Edward H. Shortliffe is Professor of Biomedical Informatics and Senior Advisor to the Executive Vice Provost and Dean for the College of Health Solutions at Arizona State University. Based for much of the year in New York City, he is a Scholar in Residence at the New York Academy of Medicine and holds academic positions as Adjunct Professor of Biomedical Informatics at Columbia University's College of Physicians and Surgeons and as Adjunct Professor of Public Health (Quality and Medical Informatics) at Weill Cornell Medical College.
Previously he served from July 2009 through March 2012 as President and Chief Executive Officer of the American Medical Informatics Association (AMIA), headquartered in Bethesda, MD. He and his wife, Vimla L. Patel, currently maintain their principal residence in New York City. Until October 2011, they were based in Houston where they both held positions as professors in the School of Biomedical Informatics at the University of Texas Health Science Center. A leader in biomedical informatics for four decades, Dr. Shortliffe was recruited from New York to Arizona in March 2007 to serve as the founding dean of the Phoenix campus of the University of Arizona's College of Medicine. There he was also appointed Professor of Basic Medical Sciences, Professor of Medicine, and (at Arizona State University) Professor of Biomedical Informatics. In May 2008 he stepped down from his dean's role to return to the faculty and, in January 2009, transferred his primary appointment from the University of Arizona to Arizona State University. He and Dr. Patel moved from Arizona to Texas in November 2009 and back to New York in October 2011.
From January 2000 to March 2007 Dr. Shortliffe was the Rolf A. Scholdager Professor and Chair of the Department of Biomedical Informatics at Columbia College of Physicians and Surgeons in New York City. Previously he was Professor of Medicine and of Computer Science at Stanford University (1979-2000).
After receiving an A.B. in Applied Mathematics from Harvard College in 1970, he moved to Stanford University where he was awarded a Ph.D. in Medical Information Sciences in 1975 and an M.D. in 1976. During the early-1970s, he was principal developer of the medical expert system known as MYCIN. After a pause for internal medicine house-staff training at Massachusetts General Hospital and Stanford Hospital between 1976 and 1979, he joined the Stanford internal medicine faculty where he served as Chief of General Internal Medicine, Associate Chair of Medicine for Primary Care, and was director of an active research program in clinical information systems and decision support. He spearheaded the formation of a Stanford graduate degree program in biomedical informatics and divided his time between clinical medicine and biomedical informatics research. In January 2000 he assumed his new post at Columbia University, where he was also Deputy Vice President (Columbia University Medical Center) and Senior Associate Dean (College of Physicians and Surgeons) for Strategic Information Resources, Professor of Medicine, Professor of Computer Science, and Director of Medical Informatics Services for the NewYork-Presbyterian Hospital. He continues to be closely involved with medical education and biomedical informatics graduate training. His research interests include the broad range of issues related to integrated decision-support systems, their effective implementation, and the role of the Internet in health care.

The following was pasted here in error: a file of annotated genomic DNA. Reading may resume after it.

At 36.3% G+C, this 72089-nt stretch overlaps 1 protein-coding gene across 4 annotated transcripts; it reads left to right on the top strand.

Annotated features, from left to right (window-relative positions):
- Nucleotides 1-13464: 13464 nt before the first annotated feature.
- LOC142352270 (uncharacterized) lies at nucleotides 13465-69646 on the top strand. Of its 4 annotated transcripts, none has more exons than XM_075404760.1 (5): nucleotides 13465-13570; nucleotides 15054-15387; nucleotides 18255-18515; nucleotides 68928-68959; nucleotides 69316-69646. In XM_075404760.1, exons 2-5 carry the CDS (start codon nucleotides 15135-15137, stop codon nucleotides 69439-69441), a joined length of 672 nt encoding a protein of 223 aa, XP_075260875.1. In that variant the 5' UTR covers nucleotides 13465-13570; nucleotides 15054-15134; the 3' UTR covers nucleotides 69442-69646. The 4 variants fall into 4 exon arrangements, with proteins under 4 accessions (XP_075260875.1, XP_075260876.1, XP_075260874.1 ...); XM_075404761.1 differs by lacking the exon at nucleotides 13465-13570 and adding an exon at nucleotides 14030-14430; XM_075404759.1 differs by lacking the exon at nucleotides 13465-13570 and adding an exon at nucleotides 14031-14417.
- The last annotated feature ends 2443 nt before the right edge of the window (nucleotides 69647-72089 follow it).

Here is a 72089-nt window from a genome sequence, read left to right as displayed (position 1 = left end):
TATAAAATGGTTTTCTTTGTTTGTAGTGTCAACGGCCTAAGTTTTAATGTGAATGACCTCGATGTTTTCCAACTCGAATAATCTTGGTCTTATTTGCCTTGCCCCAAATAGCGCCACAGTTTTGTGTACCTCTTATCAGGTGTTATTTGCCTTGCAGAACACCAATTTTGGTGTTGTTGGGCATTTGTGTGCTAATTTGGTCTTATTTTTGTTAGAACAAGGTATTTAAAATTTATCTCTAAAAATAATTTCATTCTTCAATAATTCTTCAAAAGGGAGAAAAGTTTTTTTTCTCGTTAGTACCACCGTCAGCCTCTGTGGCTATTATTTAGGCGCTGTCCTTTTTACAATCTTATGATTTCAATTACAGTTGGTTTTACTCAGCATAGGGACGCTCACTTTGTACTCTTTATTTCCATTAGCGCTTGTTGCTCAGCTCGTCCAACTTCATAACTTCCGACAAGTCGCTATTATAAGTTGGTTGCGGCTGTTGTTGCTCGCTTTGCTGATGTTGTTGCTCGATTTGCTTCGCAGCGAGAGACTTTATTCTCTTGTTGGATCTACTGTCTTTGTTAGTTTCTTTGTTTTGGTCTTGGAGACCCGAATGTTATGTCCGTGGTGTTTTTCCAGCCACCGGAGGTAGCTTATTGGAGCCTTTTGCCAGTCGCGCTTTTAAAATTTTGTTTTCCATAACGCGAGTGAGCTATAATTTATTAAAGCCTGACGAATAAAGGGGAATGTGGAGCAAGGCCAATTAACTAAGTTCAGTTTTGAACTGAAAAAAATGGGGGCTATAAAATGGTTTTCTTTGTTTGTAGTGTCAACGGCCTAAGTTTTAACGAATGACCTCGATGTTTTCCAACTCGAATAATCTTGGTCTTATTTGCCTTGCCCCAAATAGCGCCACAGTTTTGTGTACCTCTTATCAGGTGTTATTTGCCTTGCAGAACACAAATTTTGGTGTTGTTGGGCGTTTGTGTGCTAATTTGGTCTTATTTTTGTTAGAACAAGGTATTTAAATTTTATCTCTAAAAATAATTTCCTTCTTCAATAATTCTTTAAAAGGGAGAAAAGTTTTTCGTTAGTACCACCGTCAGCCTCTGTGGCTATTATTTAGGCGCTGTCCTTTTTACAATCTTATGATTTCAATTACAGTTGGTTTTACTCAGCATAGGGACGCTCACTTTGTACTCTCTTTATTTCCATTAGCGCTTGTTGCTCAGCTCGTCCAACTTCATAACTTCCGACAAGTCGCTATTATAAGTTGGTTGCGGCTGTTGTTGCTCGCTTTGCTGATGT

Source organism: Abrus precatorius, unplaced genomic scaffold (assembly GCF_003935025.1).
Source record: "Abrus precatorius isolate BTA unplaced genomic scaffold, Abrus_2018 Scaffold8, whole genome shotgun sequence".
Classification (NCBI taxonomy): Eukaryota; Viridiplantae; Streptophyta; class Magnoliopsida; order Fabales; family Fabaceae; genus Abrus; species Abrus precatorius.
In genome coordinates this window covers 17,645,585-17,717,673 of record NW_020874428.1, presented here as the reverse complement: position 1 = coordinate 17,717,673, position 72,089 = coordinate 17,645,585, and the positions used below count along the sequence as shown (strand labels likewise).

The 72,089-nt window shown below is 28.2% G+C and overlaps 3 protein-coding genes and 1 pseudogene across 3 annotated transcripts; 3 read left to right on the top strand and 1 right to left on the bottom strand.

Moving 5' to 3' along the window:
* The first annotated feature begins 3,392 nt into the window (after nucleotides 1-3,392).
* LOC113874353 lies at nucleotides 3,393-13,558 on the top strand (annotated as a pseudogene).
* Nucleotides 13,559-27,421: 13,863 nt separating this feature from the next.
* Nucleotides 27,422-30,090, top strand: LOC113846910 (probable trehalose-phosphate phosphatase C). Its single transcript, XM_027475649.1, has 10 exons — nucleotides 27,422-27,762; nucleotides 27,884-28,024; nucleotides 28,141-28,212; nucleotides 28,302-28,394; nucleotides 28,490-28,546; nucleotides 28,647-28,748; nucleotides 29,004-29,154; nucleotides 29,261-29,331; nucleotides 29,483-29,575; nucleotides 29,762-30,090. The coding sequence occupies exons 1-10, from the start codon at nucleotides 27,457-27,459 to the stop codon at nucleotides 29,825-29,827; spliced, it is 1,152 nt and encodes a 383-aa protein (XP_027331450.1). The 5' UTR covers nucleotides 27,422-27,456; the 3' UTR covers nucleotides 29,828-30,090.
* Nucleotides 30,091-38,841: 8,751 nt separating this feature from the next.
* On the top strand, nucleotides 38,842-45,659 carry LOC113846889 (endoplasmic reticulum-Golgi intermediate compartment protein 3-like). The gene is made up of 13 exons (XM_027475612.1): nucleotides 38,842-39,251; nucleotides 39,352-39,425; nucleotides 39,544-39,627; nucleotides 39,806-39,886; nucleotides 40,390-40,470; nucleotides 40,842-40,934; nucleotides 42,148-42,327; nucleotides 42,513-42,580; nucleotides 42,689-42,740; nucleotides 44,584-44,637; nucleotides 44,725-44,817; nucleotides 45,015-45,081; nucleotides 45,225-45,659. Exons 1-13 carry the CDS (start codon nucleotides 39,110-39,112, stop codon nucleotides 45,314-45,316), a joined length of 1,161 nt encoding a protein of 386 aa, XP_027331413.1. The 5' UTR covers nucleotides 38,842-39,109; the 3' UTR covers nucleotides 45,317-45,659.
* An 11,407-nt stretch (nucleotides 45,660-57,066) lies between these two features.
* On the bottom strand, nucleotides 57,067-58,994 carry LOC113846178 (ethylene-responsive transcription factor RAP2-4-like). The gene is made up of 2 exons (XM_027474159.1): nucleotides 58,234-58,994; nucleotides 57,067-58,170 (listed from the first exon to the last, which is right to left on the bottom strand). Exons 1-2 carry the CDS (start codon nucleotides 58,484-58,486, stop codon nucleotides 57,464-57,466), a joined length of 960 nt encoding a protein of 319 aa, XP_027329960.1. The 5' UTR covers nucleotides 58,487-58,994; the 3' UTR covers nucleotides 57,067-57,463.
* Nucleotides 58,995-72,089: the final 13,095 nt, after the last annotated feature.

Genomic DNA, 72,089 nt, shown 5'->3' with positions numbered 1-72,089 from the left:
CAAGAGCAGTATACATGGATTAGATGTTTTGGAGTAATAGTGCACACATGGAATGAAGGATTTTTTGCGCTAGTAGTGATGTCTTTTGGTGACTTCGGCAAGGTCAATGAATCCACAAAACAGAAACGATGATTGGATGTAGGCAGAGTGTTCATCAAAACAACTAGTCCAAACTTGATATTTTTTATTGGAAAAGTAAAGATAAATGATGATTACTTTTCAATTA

Dr. Shortliffe is an elected member of the Institute of Medicine of the National Academy of Sciences (where he currently serves on the IOM executive council), the American Society for Clinical Investigation, the Association of American Physicians, and the American Clinical and Climatological Association. He has also been elected to fellowship in the American College of Medical Informatics and the American Association for Artificial Intelligence. He is a Master of the American College of Physicians (ACP) and was a member of that organization's Board of Regents from 1996-2002. He is Editor-in-Chief of the Journal of Biomedical Informatics, and serves on the editorial boards for several other biomedical informatics publications. He recently served on the oversight committee for the Division of Engineering and Physical Sciences (National Academy of Sciences), the Biomedical Informatics Expert Panel (National Center for Research Resources at the National Institutes of Health), the National Committee for Vital and Health Statistics (NCVHS), and on the President's Information Technology Advisory Committee (PITAC). Earlier he served on the Computer Science and Telecommunications Board (National Research Council), the Biomedical Library Review Committee (National Library of Medicine), and was recipient of a research career development award from the latter agency. In addition, he received the Grace Murray Hopper Award of the Association for Computing Machinery in 1976 and has been a Henry J. Kaiser Family Foundation Faculty Scholar in General Internal Medicine. Dr. Shortliffe has authored over 300 articles and books in the fields of medical computing and artificial intelligence. Volumes include Computer-Based Medical Consultations: MYCIN (Elsevier/North Holland, 1976), Readings in Medical Artificial Intelligence: the First Decade (with W.J. Clancey; Addison-Wesley, 1984), Rule-Based Expert Systems: The MYCIN Experiments of the Stanford Heuristic Programming Project (with B.G. Buchanan; Addison-Wesley, 1984), Medical Informatics: Computer Applications in Health Care and Biomedicine (with L.E. Perreault, G. Wiederhold, and L.M. Fagan); Reading, MA: Addison-Wesley, 1990; 2nd edition, New York: Springer-Verlag, 2000); Biomedical Informatics: Computer Applications in Health Care and Biomedicine (with James J. Cimino); New York: Springer, 2006; and the fourth edition of the latter textbook (2014).